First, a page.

“Look at this Rogues Gallery!!”
May 15th, 2013 – Summit Cafe, Canmore
Jon and I both choke on our food as Barry Blanchard walks to our table at the Summit Cafe in Canmore. Clearly we are not part of said gallery, but Josh Smith, Jim Elzinga and John Freeman are. We spend the next few minutes gawking as Bubba talks with Josh & the rest of the crew at our table. After Barry asks Josh what we are up to today, he replies: “We were thinking of doing something on Yam, but I’m in for something less committing, so we’re thinking of heading to Echo Canyon”. While we had intended to climb on Yamnuska as two parties of two, Echo Canyon became the plan. I felt relieved and disappointed at the same time; it would have been awesome to try Dreambed with Jon (our intended plan), but long routes can be intimidating and stressful. Instead we enjoyed a casual day at Echo Canyon, pulling on steep sport routes. Dreambed would have to wait till another time.
Josh Smith on a route at Echo Canyon.
May 30th, 2014
“Did you only give me a rack to #1??”
“Nope, to #4, we’ll need it”
“Maarten, I only have cams to #1 here, is the rest in your bag?”
“What the hell?!? Let me scramble down, I can’t think up here”
I scramble down and after emptying our bags, throwing guidebooks and helmets down the talus and trying all sorts of other things, the cams fail to appear. We swear at each other, the wall and the meager set of cams in our possession but nothing resolves the situation. Not a chance we are trying the route without the cams.
After getting back to the car we find the bigger gear in a milk-crate in the car. We remember thinking how awkward the big set of cams was going to be in the pack. We’ve been joking about leaving gear behind ever since if it looks awkward to pack.
June 6th, 2014
Out of the corner of my eye I see a small cloud of dust & flailing limbs, four body lengths up.
Cole doesn’t even have time to yell “Rock” before the block already passes the belay and smashes leaf and limb off the trees at the base.. Luckily the belay at the top of the first pitch is ~3m to the right of the first 3 bolts, otherwise I would have been directly in the line of fire. The toaster-sized block failed as Cole was pushing down on it, missing him completely. Miraculously, Cole manages to hang on and continues to climb. He sends the crux pitch in good style, making a delicate traverse on crimps to easy ground and the belay.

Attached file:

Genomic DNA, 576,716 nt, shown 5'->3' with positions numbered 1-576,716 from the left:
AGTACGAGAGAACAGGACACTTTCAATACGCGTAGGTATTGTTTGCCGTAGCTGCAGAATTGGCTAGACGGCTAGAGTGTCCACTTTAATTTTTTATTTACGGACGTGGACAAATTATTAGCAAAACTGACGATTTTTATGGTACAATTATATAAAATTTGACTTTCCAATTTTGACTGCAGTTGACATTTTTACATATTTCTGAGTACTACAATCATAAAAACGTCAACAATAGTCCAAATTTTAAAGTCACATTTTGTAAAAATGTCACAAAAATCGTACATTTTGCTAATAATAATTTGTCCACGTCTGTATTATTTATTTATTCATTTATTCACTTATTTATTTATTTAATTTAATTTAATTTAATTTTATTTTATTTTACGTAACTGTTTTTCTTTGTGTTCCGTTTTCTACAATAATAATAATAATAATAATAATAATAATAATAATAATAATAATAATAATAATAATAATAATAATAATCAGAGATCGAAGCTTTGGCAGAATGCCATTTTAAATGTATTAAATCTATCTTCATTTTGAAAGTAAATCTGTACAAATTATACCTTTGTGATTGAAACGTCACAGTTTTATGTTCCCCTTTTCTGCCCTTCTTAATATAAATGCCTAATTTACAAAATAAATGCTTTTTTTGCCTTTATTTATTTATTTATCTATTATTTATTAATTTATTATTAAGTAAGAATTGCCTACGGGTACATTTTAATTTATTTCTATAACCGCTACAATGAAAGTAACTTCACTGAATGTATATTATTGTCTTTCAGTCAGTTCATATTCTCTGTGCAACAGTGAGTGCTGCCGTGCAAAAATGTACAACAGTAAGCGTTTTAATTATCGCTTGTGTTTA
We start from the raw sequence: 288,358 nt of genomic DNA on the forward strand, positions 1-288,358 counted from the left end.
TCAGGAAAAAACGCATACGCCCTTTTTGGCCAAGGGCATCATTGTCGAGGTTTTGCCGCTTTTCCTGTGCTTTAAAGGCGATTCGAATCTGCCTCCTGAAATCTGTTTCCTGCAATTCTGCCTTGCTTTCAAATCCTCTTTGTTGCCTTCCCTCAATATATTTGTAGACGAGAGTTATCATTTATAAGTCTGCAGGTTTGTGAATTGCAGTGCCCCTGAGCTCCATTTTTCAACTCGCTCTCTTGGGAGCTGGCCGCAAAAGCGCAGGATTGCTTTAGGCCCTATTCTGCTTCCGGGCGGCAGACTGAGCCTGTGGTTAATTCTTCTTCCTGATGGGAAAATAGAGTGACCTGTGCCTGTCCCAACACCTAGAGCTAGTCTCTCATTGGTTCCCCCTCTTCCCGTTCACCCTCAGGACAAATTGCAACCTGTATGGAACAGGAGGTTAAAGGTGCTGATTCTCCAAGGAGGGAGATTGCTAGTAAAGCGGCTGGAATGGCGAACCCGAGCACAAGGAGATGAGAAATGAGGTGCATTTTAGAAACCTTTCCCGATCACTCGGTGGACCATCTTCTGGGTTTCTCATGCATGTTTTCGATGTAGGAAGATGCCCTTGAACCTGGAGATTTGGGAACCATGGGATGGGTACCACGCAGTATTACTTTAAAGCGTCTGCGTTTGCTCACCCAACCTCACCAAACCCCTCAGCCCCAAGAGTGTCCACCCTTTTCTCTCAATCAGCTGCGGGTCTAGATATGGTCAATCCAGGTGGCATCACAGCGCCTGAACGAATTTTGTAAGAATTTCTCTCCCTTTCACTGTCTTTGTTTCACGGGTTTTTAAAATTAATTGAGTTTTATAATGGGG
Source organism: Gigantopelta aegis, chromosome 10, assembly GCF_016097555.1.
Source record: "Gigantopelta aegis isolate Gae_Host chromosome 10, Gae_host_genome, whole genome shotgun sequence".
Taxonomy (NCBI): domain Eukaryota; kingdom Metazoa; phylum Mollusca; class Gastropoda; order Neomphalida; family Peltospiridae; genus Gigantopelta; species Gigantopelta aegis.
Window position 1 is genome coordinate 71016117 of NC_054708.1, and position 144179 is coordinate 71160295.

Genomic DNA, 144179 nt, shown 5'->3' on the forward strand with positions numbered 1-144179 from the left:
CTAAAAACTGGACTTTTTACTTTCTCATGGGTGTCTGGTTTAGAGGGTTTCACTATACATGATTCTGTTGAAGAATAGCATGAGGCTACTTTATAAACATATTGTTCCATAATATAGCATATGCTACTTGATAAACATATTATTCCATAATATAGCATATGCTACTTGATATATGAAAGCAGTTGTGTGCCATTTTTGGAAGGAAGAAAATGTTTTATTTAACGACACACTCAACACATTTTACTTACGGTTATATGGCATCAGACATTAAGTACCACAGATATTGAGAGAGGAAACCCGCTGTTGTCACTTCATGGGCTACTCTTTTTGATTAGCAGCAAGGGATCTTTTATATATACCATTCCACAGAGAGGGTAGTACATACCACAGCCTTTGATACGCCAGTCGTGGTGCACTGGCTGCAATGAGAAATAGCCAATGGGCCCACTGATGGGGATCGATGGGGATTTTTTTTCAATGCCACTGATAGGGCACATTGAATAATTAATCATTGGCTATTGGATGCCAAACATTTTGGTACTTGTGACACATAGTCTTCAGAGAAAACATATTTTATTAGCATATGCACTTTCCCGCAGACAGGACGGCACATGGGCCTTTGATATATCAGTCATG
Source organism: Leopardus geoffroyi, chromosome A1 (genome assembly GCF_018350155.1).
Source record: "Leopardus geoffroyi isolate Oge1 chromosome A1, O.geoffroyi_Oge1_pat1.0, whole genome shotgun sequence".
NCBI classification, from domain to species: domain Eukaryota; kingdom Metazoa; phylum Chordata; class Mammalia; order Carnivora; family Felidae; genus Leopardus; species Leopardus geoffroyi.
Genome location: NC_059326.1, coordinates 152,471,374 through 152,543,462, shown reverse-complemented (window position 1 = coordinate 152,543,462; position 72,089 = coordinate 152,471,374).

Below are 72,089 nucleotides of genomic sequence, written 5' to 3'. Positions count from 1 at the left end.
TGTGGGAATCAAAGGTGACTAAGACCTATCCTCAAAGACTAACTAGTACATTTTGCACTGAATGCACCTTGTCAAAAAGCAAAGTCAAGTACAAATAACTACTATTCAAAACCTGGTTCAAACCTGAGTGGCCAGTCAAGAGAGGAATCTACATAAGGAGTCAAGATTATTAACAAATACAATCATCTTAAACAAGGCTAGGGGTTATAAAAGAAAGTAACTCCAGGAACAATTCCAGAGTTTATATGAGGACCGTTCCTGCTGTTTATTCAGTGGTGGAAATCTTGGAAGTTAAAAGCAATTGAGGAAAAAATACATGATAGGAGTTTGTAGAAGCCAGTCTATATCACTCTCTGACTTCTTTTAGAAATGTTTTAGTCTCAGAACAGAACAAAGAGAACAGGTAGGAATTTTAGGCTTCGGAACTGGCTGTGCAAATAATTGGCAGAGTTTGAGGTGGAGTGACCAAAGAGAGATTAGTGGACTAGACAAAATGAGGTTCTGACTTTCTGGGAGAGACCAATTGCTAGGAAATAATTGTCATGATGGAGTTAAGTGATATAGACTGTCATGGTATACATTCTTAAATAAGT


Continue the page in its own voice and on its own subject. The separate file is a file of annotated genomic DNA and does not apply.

The next pitches pass in a blur, with much engaging climbing. A steep, awkward sport pitch followed by a long, beautiful pitch (45m) with bolts and a gear-protected layback crux. The good cam placements inspire me to pull just a little harder and send the traditional crux of the route. The second-to-last 5.10c pitch has an incredible flow to it. Cole did an excellent job of climbing the steep slab over small cams on bomber rock.
The last pitch climbs the first few moves of Red Shirt’s last pitch and then continues straight up to a short steep corner. A worthwhile pitch that can be a fun variation to Red Shirt’s last pitch!
We top out with time to spare. The route more then fulfilled our desires to climb a steep route up Yam and we hiked back happy and relieved.
For the most current guidebook information, please see Andy Genereux’s excellent Yamnuska Rock (Rocky Mountain Books, 2006). Any updates to the guidebook can be found on the TABVAR website. There is a rumored updated edition coming out soon. Many routes have been climbed since the last update, easily making Yamnuska the most developed multi-pitch wall in the Canadian Rockies.
From the Yamnuska Parking lot, follow the hiking trail (heading west) out of the parking lot. As you cross the quarry road, there’s a sign-in book for climbers (recommended). Follow the hiking trail steeply to the top of Yamnuska Bluffs a small sandstone cliff that is being quarried on its western end. Follow the trail straight ahead (climbing icon) and continue to the base of Yamnuska. The trail meets the cliff around Kahl Wall. Continue east along the base trail, staying close to the base of the wall to a good looking right-facing corner, the first pitch.
Tim Mooney, Rich Akitt and S. Morrison established this route in July 1994 to provide a hard, reasonably protected route up the South face of Mt. Yamnuska. This style was different from the previous generation of routes. While most technically difficult routes of the previous decade were run-out, Dreambed became one of the first modern mixed traditional style climbs. The first ascentionists put in 10 difficult days worth of ground-up effort, hand-drilling all protection bolts on lead.
Despite being similarly graded as CMC Wall, the route is considerably safer on mostly exceptional rock (by Rockies standards).
Although there are extensive bolt-protected sections, there is (well-protected) traditional climbing up to 5.10+. These factors make it one of the more popular “hard” routes on the wall and an excellent introduction to 5.11 limestone in the Canadian Rockies. As can be seen in the above trip report, even on well-traveled routes there’s serious rockfall hazard, so a helmet is considered a very good idea or even mandatory.
A standard rack of nuts, a single set of cams (including micro-cams) to #4 and 16 (alpine) draws cover all the pitches. We found a selection of quick-draws nice for the crux second pitch (a few gear placements). Unless combining pitches, a single rope is an excellent choice. Packing a second, thinner rope for possible retreat can be considered as well. The route was bolted in such a way that you can leave the piton hammer at home.
Cole following the amazing first pitch, one of the best limestone crack pitches I’ve climbed to date (5.9/5.10a).
The crux 2nd pitch, climbing the delicate crux traverse.
Following the crux gear pitch, a super fun and varied 45m pitch, with a steep sport section and a 5.10d layback crux. It puts you at the 5th belay of Red Shirt.
Cole leading the excellent 5.10c pitch